MOBRIDGE, S.D. (BP) – Pastor Everett and Rebecca Hornbostel’s path to black belts in Taekwondo began when their son Nic was bullied in second grade. The parents enrolled Nic in Taekwondo to build his confidence, and soon enrolled themselves.
Some 25 years later, the pastor and his wife teach Taekwondo with biblical principles at Mobridge Taekwondo, a company they founded in 2019. The reduced fee they charge for Taekwondo allows them to teach free self-defense classes to women, with a goal of offering the classes to domestic violence survivors fleeing abuse.
Hornbostel (the T is silent) uses Scripture to emphasize the principles of Taekwondo, a self-defense discipline born from ancient Korean martial arts.
“And I point to Nehemiah as a great resource for self-defense,” Hornbostel said. “As he’s rebuilding the city walls, they’ve got a trowel in one hand and a sword in the other, protecting themselves against the onslaught of the enemy who’s against the building of the wall.
“And as we walk in our faith, we’re going to have people that are going to be against us, and might even be violently against us,” he said. “And I think that we are living biblically if we can adequately physically protect ourselves, even if we know where we’re going in the end.”
Hornbostel, senior pastor of Cornerstone Community Church in Mobridge, S.D., also serves the Dakota Baptist Convention as one of three regional church relations missionaries.
He accepts Taekwondo students five and older, and has taught self-defense classes for women sponsored by law enforcement and businesses. The five Taekwondo classes Hornbostel and his wife teach involve elements of self-defense, but are also designed to build character.
“We teach the tenets of Taekwondo from a biblical perspective,” he said. “So we talk about things like … what does the Bible say about courtesy, and perseverance, self-control, integrity and having a winning mindset. And at the end of the day, it all leads us toward victory.
“My hope is that they are exhibiting the things that they are learning in class outside of class…The purpose of Taekwondo is to defend yourself as a last resort, if nothing else will work.”
Hornbostel has led Cornerstone to support Bridges Against Domestic Violence, a women’s domestic violence shelter, and is discussing plans to offer free self-defense classes in the Taekwondo studio in the church basement.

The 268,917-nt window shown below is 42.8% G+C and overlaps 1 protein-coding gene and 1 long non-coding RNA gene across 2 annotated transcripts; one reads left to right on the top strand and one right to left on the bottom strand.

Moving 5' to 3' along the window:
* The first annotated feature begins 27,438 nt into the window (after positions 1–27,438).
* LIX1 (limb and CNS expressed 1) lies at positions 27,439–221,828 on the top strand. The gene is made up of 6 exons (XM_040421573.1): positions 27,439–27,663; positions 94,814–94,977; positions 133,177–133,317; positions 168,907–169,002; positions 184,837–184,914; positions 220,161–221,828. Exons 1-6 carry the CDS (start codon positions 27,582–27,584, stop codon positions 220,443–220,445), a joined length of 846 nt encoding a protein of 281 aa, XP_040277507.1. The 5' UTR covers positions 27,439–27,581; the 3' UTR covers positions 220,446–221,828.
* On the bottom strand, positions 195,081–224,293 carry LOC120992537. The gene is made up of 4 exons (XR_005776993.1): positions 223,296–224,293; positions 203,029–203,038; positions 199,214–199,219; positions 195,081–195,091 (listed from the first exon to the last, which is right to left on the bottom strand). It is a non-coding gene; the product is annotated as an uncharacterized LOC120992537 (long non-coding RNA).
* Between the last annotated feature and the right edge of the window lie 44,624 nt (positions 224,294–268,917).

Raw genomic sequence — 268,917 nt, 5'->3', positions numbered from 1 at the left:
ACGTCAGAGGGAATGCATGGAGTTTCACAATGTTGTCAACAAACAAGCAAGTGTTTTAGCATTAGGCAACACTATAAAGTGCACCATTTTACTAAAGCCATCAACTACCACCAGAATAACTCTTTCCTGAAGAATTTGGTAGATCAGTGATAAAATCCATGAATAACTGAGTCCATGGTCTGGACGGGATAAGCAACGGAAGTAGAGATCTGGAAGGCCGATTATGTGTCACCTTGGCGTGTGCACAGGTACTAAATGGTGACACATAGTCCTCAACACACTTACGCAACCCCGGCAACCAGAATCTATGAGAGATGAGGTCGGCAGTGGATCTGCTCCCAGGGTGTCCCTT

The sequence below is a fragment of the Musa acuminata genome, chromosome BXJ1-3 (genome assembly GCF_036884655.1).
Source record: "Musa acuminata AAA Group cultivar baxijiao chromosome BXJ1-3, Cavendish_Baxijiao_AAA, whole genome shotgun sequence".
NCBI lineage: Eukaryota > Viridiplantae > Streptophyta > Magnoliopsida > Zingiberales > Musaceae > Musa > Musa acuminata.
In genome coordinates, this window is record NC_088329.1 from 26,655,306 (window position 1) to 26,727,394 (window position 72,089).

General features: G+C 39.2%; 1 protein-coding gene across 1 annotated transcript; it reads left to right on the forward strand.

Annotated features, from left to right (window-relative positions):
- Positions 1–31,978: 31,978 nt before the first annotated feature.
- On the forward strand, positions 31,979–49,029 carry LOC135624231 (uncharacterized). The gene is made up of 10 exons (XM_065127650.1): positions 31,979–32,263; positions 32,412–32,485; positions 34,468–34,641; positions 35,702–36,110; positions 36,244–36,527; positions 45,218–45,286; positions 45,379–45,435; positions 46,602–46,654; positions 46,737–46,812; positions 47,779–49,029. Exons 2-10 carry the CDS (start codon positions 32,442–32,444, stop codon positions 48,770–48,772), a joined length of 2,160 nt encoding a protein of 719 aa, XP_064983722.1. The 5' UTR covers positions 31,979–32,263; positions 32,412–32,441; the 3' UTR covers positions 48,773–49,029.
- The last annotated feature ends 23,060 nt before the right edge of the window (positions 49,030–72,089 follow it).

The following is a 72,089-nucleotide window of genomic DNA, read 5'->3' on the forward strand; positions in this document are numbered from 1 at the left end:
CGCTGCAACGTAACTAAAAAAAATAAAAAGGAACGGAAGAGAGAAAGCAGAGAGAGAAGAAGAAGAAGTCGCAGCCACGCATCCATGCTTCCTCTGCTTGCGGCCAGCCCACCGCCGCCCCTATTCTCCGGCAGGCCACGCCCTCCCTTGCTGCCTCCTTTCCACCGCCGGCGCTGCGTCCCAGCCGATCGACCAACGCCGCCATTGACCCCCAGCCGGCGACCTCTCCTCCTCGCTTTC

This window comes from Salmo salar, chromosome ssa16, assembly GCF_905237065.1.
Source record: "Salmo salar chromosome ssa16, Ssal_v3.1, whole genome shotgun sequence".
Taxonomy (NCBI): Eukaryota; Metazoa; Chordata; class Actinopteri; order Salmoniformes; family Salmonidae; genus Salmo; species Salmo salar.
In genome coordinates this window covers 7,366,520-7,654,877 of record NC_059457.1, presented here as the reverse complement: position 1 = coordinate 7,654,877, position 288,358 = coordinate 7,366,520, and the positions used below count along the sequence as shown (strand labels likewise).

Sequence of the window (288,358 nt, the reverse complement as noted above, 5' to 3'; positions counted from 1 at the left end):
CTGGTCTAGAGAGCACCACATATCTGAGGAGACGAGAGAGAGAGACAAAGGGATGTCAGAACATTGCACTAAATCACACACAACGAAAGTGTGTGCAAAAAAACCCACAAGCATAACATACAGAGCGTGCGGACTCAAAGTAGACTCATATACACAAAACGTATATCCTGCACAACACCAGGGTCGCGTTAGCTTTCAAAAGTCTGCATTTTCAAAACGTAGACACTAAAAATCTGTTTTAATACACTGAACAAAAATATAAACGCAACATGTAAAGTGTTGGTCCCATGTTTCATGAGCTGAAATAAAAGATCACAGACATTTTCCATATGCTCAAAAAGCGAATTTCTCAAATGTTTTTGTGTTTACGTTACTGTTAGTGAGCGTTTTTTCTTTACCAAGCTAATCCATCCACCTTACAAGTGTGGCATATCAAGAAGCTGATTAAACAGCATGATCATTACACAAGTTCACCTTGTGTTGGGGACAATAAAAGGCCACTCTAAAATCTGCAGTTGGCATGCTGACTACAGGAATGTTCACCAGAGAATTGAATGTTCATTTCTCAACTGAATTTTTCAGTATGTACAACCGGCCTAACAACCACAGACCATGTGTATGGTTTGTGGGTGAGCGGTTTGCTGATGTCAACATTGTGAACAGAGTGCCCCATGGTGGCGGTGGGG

“If there’s anything that I can do to help eliminate domestic violence,” he said, “I’m all for it, even if it means that I can teach these folks how to defend themselves, that’s what I want to do.”
The $50 monthly fee for Taekwondo classes allows Hornbostel to cover the required liability insurance and offer free self-defense classes to women fleeing domestic violence. The self-defense classes are separate from Taekwondo, incorporating such trusted self-defense techniques as Sexual Harassment, Assault and Rape Prevention or SHARP, and elements of Jiu-Jitsu.
“In order to afford the insurance and to eliminate liability on the church, we created our own LLC, which is Mobridge Taekwondo, and started teaching classes.”
In Taekwondo, each testing cycle to attain a level of achievement incorporates a tenet, advancing through courtesy, integrity, perseverance, self-control and an indomitable spirit. He emphasizes courtesy through such Scripture as Ephesians 4:29 and I Peter 2:17. He focuses on the tenets in class and teaches students to transfer them to home and daily life.
“Thankfully, kids pick it up pretty quick,” he said. Parents “really like the fact that we’re teaching this sort of biblical perspective.”
Both Hornbostel and his son are second-degree black belts, though the elder Hornbostel is more advanced. Rebecca earned her black belt two months ago. Taekwondo black belts progress through 10 levels, with the final two levels awarded by a grandmaster in Korea.
Mobridge, a town of about 3,500 people, has strong Norwegian roots, with many Catholics and Lutherans.
“To have the opportunity to really dig into Scripture, even in the short period of time, and have Gospel moments in our conversations,” he said, “that is great. And I’m thankful that the Lord has given us this opportunity.”